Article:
Use secret keyboard keys on Linux

With a compose key, you're not limited to what's on your keyboard. Download the cheat sheet.
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7 readers like this
Linux keys on the keyboard for a desktop computer

A typical computer keyboard has only about 100 keys on it.

Most keys double up on characters, also called glyphs, thanks to the Shift key. Glyphs are frequently used to type letters with accents and umlauts, to produce characters used in mathematic or monetary expressions, or just to add fun emojis. In some regions there are even three glyphs available on select keys.

Regardless of your region, however, some glyphs don't make it onto your keyboard. Fortunately, Linux provides access to these through a compose key.

There's no compose key on your keyboard, at least not by default, but you can designate a key you're not otherwise using as your compose key. I use the Alt key to the right of the spacebar on my desktop keyboard and the Menu key on my laptop.

[ Download the cheat sheet: Linux compose key ]

Setting a Compose key in GNOME

A screenshot shows the keyboard and mouse options visible. The "Compose Key" option is set to Right Alt.

(Seth Kenlon, CC BY-SA 4.0)

On the GNOME desktop, install the Tweaks application from your software repository. You can also install it from a terminal (use apt for Debian-based distributions, dnf for Fedora and similar):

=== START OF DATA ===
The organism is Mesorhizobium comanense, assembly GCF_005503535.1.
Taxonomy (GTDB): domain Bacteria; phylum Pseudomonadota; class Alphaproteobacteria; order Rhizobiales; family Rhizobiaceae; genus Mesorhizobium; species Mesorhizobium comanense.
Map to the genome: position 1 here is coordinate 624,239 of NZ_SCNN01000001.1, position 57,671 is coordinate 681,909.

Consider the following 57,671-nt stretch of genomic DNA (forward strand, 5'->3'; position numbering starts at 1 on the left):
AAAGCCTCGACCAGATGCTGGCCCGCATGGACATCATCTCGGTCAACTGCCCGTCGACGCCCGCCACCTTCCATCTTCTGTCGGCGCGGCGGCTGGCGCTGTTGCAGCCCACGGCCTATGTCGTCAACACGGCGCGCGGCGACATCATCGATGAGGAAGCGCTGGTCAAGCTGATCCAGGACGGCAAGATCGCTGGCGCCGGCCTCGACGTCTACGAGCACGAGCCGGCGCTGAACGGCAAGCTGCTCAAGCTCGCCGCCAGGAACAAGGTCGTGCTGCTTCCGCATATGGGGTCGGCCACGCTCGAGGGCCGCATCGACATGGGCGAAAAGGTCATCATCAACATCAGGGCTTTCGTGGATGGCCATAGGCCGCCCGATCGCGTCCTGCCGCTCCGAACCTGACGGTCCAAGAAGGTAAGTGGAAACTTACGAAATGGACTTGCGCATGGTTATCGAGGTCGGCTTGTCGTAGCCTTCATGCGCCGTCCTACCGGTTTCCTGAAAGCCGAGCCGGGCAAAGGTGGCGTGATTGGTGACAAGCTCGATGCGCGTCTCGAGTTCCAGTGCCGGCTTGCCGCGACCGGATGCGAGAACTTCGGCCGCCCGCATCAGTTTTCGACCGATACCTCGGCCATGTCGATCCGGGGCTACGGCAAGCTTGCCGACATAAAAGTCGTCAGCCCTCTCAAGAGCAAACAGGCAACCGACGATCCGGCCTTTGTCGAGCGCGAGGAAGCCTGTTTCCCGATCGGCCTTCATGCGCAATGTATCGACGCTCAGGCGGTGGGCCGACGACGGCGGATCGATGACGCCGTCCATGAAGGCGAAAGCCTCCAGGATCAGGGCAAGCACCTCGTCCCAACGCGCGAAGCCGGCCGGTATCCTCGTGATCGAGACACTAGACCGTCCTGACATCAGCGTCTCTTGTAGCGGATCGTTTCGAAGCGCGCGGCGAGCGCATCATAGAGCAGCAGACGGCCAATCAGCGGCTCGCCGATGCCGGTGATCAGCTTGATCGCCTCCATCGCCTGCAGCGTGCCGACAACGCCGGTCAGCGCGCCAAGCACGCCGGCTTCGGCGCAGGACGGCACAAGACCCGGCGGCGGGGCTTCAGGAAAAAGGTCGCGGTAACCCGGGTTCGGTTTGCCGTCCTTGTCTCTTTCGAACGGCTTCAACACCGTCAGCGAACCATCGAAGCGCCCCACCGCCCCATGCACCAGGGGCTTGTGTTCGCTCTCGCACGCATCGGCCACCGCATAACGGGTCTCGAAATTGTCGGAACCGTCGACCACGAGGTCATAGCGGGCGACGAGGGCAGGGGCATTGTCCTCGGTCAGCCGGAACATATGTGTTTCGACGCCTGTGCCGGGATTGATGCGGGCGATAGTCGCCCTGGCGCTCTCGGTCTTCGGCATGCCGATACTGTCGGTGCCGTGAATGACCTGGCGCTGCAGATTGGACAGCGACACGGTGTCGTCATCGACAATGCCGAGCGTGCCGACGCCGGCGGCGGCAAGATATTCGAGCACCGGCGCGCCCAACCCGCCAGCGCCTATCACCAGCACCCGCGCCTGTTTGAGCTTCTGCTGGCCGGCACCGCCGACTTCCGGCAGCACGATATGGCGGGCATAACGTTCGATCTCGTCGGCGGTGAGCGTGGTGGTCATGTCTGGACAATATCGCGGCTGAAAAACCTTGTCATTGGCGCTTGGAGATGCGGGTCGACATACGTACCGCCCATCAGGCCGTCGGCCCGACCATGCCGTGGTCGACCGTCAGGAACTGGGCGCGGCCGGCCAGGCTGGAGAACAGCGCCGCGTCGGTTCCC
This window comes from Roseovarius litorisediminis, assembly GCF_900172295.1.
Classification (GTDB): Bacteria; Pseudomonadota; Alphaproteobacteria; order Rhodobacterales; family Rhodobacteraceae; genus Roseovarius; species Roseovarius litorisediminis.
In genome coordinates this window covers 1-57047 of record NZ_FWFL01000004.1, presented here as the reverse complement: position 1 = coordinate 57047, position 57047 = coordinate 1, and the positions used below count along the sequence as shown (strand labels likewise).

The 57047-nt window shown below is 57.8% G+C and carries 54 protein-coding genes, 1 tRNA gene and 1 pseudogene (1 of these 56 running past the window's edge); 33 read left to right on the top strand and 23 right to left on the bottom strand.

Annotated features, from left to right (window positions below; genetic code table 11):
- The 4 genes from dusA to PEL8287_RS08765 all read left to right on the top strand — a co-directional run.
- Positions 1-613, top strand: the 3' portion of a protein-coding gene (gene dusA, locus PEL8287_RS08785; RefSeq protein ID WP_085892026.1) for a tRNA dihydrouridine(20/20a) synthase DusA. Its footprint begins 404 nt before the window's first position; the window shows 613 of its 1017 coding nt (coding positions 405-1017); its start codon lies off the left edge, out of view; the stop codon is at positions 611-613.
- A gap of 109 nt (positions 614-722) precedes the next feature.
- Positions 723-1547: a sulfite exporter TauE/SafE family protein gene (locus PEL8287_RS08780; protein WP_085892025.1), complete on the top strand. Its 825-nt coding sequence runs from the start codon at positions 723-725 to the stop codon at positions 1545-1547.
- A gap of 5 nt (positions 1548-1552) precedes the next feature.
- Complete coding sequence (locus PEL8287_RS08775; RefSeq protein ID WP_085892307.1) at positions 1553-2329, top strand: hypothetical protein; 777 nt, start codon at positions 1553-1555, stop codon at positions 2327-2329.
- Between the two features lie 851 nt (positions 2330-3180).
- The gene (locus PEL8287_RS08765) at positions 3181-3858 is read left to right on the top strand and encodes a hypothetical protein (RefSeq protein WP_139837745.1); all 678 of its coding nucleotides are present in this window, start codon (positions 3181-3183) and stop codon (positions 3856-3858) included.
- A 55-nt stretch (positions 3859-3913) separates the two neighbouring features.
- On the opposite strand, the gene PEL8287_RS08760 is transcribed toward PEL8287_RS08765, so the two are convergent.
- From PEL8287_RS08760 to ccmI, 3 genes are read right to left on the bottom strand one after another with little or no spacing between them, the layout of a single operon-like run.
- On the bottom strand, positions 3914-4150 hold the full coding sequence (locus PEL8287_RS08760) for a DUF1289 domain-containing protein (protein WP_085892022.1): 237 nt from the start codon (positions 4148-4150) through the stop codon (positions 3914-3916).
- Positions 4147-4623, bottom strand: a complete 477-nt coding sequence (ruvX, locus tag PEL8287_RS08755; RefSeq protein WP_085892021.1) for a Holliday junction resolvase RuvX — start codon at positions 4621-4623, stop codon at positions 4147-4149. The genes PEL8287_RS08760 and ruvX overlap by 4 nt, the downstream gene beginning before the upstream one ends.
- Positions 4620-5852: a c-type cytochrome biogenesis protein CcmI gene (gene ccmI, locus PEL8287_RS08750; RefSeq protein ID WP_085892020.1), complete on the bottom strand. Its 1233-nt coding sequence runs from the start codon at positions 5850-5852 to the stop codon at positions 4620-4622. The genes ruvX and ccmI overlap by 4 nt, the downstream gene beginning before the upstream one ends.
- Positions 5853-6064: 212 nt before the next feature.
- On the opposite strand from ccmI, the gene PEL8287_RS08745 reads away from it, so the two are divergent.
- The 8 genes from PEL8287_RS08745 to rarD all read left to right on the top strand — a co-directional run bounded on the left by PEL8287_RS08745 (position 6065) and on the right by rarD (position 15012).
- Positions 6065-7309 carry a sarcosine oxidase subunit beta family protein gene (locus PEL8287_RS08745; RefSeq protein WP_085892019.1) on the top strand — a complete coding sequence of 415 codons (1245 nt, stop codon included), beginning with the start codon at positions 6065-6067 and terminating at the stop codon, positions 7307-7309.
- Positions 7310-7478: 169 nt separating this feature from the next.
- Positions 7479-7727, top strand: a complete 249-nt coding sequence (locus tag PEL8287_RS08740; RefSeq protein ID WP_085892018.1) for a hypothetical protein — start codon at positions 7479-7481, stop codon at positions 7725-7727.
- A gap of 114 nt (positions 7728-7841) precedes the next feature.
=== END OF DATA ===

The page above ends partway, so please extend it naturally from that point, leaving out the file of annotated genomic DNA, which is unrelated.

$ sudo dnf install gnome-tweaks

After you launch Tweaks:

  1. Click on the Keyboard & Mouse category in the left column.
  2. Locate the Compose key setting and choose a key to designate.
  3. Close Tweaks.

Setting a Compose key in KDE Plasma Desktop

A screenshot shows the advanced options threaded under Keyboard settings. "Configure keyboard options" is checked, "Position of Compose Key" is checked within that menu, and "Right Alt" is checked within that menu.

(Seth Kenlon, CC BY-SA 4.0)

On the KDE Plasma Desktop, open System Settings and navigate to the Input Devices control panel. Then:

  1. In the Input Devices panel, click the Advanced tab.
  2. Find the Compose key list item and choose a key to designate.
  3. Click the Apply button in the bottom right corner of the window and then close System Settings.

Using compose sequences

To enter a hidden character, press the compose key and then release it. You're now in compose mode. While in compose mode, you can press and release one key and then another to combine characters.

For instance:

  1. Press the compose key and release it. You are now in compose mode.
  2. Press an apostrophe (') and then release it.
  3. Press the letter E and then release it. This is a valid combination, so you are now out of compose mode.

You've just typed the letter É!

Some compose sequences are a combination of just two keys, while others require three keys, and at least one special glyph uses a series of four key presses.

The secret glyphs

It's a small world, so there's a good chance you've got friends whose names use glyphs that aren't native to your keyboard. You can now stop skipping over diacritics and type names using the appropriate modifiers.

Here's a sample list of compose sequences for common diacritics: